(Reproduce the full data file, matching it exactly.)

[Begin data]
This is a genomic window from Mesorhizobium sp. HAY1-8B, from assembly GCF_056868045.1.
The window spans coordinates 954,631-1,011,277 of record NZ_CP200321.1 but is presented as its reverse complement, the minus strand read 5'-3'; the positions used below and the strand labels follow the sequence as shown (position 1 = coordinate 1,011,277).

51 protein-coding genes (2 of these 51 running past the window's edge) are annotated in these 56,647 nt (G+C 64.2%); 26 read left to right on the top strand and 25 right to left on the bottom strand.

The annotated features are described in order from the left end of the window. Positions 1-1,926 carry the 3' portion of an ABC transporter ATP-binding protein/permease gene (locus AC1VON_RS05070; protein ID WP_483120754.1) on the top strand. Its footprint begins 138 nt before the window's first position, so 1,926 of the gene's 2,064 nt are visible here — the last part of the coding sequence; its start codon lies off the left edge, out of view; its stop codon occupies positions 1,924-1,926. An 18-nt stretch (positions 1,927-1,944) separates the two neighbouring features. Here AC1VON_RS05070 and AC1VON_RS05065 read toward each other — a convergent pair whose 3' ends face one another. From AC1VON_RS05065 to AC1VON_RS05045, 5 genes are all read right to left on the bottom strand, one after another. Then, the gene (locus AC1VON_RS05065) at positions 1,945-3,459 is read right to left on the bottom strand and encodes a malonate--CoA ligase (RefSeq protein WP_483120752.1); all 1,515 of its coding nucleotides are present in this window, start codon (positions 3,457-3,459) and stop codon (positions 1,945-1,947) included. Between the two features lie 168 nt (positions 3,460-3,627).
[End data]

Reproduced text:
This is a genomic window from Mesorhizobium sp. HAY1-8B, from assembly GCF_056868045.1.
The window spans coordinates 954,631-1,011,277 of record NZ_CP200321.1 but is presented as its reverse complement, the minus strand read 5'-3'; the positions used below and the strand labels follow the sequence as shown (position 1 = coordinate 1,011,277).

51 protein-coding genes (2 of these 51 running past the window's edge) are annotated in these 56,647 nt (G+C 64.2%); 26 read left to right on the top strand and 25 right to left on the bottom strand.

The annotated features are described in order from the left end of the window. Positions 1-1,926 carry the 3' portion of an ABC transporter ATP-binding protein/permease gene (locus AC1VON_RS05070; protein ID WP_483120754.1) on the top strand. Its footprint begins 138 nt before the window's first position, so 1,926 of the gene's 2,064 nt are visible here — the last part of the coding sequence; its start codon lies off the left edge, out of view; its stop codon occupies positions 1,924-1,926. An 18-nt stretch (positions 1,927-1,944) separates the two neighbouring features. Here AC1VON_RS05070 and AC1VON_RS05065 read toward each other — a convergent pair whose 3' ends face one another. From AC1VON_RS05065 to AC1VON_RS05045, 5 genes are all read right to left on the bottom strand, one after another. Then, the gene (locus AC1VON_RS05065) at positions 1,945-3,459 is read right to left on the bottom strand and encodes a malonate--CoA ligase (RefSeq protein WP_483120752.1); all 1,515 of its coding nucleotides are present in this window, start codon (positions 3,457-3,459) and stop codon (positions 1,945-1,947) included. Between the two features lie 168 nt (positions 3,460-3,627).